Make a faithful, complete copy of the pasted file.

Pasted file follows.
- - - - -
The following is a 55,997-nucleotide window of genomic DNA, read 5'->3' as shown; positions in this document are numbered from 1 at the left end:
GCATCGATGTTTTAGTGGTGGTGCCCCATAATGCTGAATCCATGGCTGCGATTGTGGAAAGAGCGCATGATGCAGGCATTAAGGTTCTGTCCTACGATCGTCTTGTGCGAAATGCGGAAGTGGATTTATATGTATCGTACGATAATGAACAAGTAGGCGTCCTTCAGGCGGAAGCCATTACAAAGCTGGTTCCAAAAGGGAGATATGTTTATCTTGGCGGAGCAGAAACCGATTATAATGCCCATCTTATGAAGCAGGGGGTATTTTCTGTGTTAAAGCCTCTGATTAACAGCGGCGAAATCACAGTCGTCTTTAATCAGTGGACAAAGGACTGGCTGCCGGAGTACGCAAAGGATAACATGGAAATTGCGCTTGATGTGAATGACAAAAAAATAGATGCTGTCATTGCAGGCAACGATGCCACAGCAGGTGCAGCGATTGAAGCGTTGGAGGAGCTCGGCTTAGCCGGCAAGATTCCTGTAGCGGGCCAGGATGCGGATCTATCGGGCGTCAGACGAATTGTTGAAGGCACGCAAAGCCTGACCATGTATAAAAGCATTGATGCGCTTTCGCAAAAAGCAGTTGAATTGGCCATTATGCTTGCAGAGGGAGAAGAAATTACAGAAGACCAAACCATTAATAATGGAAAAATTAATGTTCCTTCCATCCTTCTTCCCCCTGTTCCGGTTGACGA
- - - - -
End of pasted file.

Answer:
The following is a 55,997-nucleotide window of genomic DNA, read 5'->3' as shown; positions in this document are numbered from 1 at the left end:
GCATCGATGTTTTAGTGGTGGTGCCCCATAATGCTGAATCCATGGCTGCGATTGTGGAAAGAGCGCATGATGCAGGCATTAAGGTTCTGTCCTACGATCGTCTTGTGCGAAATGCGGAAGTGGATTTATATGTATCGTACGATAATGAACAAGTAGGCGTCCTTCAGGCGGAAGCCATTACAAAGCTGGTTCCAAAAGGGAGATATGTTTATCTTGGCGGAGCAGAAACCGATTATAATGCCCATCTTATGAAGCAGGGGGTATTTTCTGTGTTAAAGCCTCTGATTAACAGCGGCGAAATCACAGTCGTCTTTAATCAGTGGACAAAGGACTGGCTGCCGGAGTACGCAAAGGATAACATGGAAATTGCGCTTGATGTGAATGACAAAAAAATAGATGCTGTCATTGCAGGCAACGATGCCACAGCAGGTGCAGCGATTGAAGCGTTGGAGGAGCTCGGCTTAGCCGGCAAGATTCCTGTAGCGGGCCAGGATGCGGATCTATCGGGCGTCAGACGAATTGTTGAAGGCACGCAAAGCCTGACCATGTATAAAAGCATTGATGCGCTTTCGCAAAAAGCAGTTGAATTGGCCATTATGCTTGCAGAGGGAGAAGAAATTACAGAAGACCAAACCATTAATAATGGAAAAATTAATGTTCCTTCCATCCTTCTTCCCCCTGTTCCGGTTGACGA